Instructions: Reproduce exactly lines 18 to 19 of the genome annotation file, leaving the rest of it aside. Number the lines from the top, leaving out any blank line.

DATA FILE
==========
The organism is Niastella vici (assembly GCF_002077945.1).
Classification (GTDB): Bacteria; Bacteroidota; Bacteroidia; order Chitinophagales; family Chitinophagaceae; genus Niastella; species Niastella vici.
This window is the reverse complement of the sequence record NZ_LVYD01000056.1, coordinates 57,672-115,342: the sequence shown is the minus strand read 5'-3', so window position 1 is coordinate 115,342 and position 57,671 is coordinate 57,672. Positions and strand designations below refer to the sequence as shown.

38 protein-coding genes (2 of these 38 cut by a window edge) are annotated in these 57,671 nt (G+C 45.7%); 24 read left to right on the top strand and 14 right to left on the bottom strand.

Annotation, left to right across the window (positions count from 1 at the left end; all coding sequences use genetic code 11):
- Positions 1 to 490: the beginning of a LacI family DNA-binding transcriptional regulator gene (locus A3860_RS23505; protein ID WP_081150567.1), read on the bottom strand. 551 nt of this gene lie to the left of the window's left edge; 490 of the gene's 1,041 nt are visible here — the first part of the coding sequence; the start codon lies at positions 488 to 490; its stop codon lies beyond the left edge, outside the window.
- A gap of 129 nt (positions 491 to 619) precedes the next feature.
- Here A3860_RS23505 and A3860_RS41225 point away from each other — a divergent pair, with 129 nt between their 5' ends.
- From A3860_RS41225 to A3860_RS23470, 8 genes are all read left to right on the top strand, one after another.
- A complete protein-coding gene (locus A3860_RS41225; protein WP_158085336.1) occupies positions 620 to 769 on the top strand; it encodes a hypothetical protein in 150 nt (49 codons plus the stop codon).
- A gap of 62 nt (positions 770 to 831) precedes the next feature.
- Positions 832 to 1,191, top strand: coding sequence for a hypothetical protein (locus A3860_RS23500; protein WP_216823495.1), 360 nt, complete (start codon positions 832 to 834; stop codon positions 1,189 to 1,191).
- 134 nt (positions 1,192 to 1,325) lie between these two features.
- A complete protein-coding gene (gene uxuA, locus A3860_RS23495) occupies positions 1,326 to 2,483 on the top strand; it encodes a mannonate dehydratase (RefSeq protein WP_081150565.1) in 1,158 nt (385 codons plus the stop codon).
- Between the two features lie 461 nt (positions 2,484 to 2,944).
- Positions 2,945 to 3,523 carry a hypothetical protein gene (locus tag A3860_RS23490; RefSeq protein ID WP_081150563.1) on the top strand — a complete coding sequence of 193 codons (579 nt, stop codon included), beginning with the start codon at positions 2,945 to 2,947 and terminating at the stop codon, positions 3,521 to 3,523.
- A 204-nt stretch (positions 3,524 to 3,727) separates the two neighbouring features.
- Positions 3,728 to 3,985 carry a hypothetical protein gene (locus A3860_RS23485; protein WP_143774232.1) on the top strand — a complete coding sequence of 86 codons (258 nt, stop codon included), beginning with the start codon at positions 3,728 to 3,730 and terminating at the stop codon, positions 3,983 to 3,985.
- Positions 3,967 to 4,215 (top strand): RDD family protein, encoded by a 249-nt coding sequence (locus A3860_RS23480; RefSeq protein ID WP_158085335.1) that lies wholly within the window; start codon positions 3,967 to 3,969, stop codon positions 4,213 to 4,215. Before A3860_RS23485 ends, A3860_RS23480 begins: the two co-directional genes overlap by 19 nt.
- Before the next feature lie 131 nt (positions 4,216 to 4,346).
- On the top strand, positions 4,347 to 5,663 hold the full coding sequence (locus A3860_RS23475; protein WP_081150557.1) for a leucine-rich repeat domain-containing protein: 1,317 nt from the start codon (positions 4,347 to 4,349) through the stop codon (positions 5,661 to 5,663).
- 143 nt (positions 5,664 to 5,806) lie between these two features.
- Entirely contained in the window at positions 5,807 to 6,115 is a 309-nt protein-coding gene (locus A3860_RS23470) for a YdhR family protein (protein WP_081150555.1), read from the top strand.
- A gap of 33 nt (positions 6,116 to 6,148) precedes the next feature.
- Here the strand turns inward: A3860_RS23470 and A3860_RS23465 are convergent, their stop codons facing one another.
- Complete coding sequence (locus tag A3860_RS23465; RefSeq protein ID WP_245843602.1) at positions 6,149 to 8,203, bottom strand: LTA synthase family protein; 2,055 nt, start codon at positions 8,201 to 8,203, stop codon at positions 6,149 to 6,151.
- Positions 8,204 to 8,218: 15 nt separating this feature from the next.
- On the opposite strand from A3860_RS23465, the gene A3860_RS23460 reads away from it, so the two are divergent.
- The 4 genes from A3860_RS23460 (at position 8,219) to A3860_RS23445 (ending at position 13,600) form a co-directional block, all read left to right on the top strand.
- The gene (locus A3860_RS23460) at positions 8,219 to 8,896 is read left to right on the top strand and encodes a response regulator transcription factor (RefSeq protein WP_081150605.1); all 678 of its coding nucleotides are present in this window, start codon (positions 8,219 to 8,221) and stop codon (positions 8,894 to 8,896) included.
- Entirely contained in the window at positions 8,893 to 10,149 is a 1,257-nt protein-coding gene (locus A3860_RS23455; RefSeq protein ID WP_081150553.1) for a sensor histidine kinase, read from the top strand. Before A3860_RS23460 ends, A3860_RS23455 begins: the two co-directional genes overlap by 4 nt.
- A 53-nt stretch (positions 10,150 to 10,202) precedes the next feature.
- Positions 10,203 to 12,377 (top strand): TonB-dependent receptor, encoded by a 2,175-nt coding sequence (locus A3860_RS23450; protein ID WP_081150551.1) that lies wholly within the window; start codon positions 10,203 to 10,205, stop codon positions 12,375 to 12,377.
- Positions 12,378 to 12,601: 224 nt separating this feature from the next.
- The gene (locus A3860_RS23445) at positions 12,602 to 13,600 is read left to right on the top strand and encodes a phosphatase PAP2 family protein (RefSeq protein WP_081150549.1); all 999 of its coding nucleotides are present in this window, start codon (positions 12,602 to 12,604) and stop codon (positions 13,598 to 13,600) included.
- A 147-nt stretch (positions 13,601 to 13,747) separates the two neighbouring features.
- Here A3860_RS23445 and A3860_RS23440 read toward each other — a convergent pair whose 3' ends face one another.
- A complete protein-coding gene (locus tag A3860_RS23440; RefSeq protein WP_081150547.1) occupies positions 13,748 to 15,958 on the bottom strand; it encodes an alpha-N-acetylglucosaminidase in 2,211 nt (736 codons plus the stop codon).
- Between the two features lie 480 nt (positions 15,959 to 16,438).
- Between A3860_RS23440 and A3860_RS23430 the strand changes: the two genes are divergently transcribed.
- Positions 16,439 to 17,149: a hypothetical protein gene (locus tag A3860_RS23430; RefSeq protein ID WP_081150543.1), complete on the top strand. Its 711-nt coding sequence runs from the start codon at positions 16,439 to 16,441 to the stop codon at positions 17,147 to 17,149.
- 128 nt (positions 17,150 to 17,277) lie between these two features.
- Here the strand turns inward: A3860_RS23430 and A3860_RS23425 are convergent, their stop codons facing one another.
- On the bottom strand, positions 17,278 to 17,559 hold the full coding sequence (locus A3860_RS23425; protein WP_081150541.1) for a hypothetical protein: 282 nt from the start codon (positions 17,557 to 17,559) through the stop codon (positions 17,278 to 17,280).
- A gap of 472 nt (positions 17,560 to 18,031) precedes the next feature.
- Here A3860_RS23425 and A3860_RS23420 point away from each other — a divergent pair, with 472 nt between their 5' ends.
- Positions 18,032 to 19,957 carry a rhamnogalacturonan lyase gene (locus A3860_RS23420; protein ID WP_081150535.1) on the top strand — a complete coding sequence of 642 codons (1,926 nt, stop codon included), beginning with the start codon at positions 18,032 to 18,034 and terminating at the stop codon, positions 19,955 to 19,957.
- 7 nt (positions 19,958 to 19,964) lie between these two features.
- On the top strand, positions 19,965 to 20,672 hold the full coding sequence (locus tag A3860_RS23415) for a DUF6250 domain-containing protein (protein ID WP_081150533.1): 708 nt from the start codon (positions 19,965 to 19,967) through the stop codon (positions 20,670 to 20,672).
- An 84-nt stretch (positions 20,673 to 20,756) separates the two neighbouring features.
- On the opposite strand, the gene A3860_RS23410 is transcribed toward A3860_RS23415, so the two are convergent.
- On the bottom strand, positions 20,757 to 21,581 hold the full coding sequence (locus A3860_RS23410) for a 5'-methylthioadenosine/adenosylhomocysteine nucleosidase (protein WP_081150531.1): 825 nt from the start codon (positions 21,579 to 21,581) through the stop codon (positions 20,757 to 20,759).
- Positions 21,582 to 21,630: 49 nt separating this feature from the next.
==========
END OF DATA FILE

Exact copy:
- Positions 3,728 to 3,985 carry a hypothetical protein gene (locus A3860_RS23485; protein WP_143774232.1) on the top strand — a complete coding sequence of 86 codons (258 nt, stop codon included), beginning with the start codon at positions 3,728 to 3,730 and terminating at the stop codon, positions 3,983 to 3,985.
- Positions 3,967 to 4,215 (top strand): RDD family protein, encoded by a 249-nt coding sequence (locus A3860_RS23480; RefSeq protein ID WP_158085335.1) that lies wholly within the window; start codon positions 3,967 to 3,969, stop codon positions 4,213 to 4,215. Before A3860_RS23485 ends, A3860_RS23480 begins: the two co-directional genes overlap by 19 nt.